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Michelle Marie Pfeiffer (/ˈfaɪfər/; born April 29, 1958) is an American actress and producer. She began her acting career in 1978 and had her first leading role in the musical film Grease 2
Grease 2
(1982). She went on to receive mainstream attention for her breakthrough performance as gangster moll Elvira Hancock
Elvira Hancock
in Brian De Palma’s crime thriller Scarface (1983). Her subsequent roles in Dangerous Liaisons (1988), The Fabulous Baker Boys
The Fabulous Baker Boys
(1989) and Love Field (1992), garnered her three Academy Award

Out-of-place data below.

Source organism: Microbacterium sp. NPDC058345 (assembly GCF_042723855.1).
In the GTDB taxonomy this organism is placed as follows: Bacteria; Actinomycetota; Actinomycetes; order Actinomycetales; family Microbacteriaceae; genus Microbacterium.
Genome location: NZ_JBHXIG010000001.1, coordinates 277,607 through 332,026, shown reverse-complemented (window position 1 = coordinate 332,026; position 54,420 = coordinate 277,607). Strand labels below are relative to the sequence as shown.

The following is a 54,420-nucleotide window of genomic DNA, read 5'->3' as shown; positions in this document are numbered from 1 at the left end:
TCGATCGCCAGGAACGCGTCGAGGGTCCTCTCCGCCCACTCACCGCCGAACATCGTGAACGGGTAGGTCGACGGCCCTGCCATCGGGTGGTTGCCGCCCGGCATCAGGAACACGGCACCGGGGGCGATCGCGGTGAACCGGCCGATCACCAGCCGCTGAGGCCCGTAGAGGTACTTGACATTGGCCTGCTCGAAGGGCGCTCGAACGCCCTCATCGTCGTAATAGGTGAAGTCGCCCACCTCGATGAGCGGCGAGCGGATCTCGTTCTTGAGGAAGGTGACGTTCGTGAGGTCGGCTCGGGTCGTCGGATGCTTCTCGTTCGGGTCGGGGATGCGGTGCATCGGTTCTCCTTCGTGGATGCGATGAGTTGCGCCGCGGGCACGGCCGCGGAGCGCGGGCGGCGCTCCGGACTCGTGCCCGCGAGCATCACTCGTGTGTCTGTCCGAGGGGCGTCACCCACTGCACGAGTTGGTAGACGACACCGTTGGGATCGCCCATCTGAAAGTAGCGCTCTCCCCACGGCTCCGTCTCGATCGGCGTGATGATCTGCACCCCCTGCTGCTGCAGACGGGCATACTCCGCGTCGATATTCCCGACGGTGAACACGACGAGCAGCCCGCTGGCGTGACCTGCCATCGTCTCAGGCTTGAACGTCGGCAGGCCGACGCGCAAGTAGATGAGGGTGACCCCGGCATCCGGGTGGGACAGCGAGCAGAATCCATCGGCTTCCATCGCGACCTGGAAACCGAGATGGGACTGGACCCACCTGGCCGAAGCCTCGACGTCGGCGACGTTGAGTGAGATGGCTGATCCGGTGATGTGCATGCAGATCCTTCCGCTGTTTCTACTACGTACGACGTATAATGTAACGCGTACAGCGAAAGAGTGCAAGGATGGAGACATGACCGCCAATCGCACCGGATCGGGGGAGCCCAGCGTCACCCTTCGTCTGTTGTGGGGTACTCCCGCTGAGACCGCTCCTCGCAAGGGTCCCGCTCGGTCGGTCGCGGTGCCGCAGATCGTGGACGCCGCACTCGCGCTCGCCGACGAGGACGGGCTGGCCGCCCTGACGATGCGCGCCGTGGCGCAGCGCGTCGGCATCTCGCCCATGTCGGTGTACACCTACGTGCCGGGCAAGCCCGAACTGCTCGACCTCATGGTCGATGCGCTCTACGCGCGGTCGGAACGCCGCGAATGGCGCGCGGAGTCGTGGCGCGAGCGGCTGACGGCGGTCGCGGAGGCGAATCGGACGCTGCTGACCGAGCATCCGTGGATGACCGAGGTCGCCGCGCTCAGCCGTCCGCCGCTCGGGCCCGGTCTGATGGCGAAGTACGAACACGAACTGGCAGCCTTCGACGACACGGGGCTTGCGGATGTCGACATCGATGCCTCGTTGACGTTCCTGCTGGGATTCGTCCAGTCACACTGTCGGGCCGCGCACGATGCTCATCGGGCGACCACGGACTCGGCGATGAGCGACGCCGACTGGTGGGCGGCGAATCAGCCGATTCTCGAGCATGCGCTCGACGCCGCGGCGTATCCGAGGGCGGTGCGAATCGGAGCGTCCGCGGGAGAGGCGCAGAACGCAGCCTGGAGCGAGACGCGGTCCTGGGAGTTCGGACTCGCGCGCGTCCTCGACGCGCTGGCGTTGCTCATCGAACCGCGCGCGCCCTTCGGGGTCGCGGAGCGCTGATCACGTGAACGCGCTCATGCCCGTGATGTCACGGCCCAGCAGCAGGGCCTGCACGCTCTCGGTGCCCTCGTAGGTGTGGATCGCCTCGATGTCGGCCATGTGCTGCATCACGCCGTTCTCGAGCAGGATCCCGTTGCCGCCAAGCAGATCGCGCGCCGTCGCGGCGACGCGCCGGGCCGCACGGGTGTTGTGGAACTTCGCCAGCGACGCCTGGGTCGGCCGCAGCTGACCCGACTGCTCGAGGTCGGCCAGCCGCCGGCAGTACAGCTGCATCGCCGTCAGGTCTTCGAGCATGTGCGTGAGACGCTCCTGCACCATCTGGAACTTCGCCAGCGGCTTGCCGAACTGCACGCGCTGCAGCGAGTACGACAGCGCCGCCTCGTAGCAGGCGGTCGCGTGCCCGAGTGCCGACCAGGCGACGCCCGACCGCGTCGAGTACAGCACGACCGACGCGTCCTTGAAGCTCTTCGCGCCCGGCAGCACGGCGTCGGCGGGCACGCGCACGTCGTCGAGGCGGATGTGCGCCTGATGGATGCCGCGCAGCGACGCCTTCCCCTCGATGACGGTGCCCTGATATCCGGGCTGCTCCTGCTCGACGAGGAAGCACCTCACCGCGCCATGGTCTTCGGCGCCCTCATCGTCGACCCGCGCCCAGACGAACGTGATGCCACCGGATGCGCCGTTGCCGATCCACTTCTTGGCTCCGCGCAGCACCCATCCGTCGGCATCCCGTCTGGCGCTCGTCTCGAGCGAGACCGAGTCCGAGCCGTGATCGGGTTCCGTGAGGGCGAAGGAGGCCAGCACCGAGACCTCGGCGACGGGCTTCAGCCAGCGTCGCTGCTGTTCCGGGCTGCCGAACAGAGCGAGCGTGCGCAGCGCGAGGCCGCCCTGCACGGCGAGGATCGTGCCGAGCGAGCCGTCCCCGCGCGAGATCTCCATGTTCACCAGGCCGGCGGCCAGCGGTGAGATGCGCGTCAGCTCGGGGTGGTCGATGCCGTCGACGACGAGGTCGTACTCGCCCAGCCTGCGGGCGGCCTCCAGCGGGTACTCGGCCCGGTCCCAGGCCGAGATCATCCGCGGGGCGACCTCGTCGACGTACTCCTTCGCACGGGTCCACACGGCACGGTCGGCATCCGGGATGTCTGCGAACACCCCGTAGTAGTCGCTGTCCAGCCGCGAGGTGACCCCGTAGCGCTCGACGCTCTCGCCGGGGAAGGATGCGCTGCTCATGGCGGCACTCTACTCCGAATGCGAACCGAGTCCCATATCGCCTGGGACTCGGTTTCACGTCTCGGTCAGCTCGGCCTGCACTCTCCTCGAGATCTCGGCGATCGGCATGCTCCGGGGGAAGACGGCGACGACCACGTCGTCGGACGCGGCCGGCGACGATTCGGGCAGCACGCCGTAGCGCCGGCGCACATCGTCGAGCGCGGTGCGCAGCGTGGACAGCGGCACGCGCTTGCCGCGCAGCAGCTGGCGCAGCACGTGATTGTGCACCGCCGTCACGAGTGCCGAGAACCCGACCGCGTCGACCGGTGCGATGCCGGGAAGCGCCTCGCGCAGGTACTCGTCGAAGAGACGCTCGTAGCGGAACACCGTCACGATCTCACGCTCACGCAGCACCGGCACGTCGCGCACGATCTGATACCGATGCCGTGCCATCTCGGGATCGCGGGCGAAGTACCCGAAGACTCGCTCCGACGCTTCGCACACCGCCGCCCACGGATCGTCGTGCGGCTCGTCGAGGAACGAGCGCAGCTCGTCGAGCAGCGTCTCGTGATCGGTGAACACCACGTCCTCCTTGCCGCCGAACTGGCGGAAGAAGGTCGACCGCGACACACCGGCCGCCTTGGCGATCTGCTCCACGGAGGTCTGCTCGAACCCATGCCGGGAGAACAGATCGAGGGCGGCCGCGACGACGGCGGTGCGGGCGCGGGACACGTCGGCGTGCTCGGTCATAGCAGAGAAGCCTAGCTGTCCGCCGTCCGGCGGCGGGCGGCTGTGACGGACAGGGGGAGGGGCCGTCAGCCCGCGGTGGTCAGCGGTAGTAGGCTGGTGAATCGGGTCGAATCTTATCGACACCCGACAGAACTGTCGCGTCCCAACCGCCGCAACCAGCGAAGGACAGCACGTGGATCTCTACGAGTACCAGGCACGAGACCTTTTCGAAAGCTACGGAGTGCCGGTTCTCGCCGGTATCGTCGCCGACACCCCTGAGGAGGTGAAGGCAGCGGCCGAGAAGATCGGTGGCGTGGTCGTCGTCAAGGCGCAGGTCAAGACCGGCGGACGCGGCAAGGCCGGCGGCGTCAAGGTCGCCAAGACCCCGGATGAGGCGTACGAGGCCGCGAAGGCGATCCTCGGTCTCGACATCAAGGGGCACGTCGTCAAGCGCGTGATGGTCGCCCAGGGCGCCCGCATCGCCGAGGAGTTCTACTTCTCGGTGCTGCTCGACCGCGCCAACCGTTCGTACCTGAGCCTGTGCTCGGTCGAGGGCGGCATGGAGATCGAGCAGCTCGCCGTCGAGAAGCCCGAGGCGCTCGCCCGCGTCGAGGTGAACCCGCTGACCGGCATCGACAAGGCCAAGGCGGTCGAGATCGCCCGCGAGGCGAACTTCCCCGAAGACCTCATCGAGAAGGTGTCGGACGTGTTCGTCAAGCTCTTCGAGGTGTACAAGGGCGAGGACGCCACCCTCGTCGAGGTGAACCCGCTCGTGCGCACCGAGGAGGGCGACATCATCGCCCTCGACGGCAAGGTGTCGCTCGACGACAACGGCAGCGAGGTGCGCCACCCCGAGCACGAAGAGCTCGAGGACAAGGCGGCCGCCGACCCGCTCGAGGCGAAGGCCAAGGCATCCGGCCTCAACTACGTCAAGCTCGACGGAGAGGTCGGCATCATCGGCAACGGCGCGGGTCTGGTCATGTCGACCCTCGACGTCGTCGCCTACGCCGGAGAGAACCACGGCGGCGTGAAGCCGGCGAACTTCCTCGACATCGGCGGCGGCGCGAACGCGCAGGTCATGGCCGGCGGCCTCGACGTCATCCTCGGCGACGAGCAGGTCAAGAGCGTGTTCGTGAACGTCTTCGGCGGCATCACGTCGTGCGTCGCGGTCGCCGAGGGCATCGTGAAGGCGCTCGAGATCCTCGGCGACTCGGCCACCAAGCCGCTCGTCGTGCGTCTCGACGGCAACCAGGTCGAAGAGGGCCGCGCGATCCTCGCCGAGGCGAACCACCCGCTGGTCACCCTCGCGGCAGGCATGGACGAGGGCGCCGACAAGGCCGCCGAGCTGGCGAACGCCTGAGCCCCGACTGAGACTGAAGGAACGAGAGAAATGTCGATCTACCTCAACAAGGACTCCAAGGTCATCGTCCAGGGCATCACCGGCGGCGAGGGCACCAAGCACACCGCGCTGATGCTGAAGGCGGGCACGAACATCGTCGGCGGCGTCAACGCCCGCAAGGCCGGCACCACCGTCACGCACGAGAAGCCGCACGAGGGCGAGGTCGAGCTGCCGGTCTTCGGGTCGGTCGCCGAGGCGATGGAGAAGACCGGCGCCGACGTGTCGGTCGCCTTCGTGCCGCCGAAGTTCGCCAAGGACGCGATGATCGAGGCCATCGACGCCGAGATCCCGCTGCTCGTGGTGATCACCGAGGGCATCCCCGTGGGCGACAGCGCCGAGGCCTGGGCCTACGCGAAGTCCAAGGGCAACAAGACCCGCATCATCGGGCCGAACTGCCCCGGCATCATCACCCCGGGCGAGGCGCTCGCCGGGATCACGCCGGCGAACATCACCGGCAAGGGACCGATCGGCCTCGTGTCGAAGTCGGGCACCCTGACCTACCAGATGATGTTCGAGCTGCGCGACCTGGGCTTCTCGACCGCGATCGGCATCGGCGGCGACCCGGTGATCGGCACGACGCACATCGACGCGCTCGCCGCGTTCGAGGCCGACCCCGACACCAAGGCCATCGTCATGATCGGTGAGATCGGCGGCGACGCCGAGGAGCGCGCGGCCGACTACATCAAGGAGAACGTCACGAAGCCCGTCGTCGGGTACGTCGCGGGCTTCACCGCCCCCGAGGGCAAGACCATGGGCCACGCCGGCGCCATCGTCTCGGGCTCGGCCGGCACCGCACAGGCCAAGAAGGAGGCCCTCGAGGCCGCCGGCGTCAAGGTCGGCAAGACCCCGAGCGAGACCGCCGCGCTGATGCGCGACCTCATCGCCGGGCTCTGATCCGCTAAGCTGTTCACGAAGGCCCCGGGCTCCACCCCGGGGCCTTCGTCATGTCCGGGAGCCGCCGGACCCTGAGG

Academy Award
nominations. Pfeiffer found major critical and popular acclaim for her performance of Catwoman
Catwoman
in Tim Burton's superhero film Batman Returns
Batman Returns
(1992). She later starred in The Age
The Age
of Innocence (1993), Wolf (1994), What Lies Beneath (2000), and White Oleander (2002). After a five-year hiatus from film acting, she appeared in Hairspray (2007), Chéri (2009), and Dark Shadows
Dark Shadows
(2012). She received her first Emmy Award
Emmy Award
nomination for portraying Ruth Madoff
Ruth Madoff
in the HBO
HBO
television film The Wizard of Lies (2017), and garnered further critical acclaim for her roles in Mother! (2017) and Murder on the Orient Express
Murder on the Orient Express
(2017).

Contents

1 Early life 2 Career

2.1 1978–1982: Early acting credits 2.2 1983–1993: Breakthrough and mainstream recognition 2.3 1994–1999: Period of successes and failures 2.4 2000–2006: Hiatus 2.5 2007–2016: Return to acting 2.6 2017–present: Career resurgence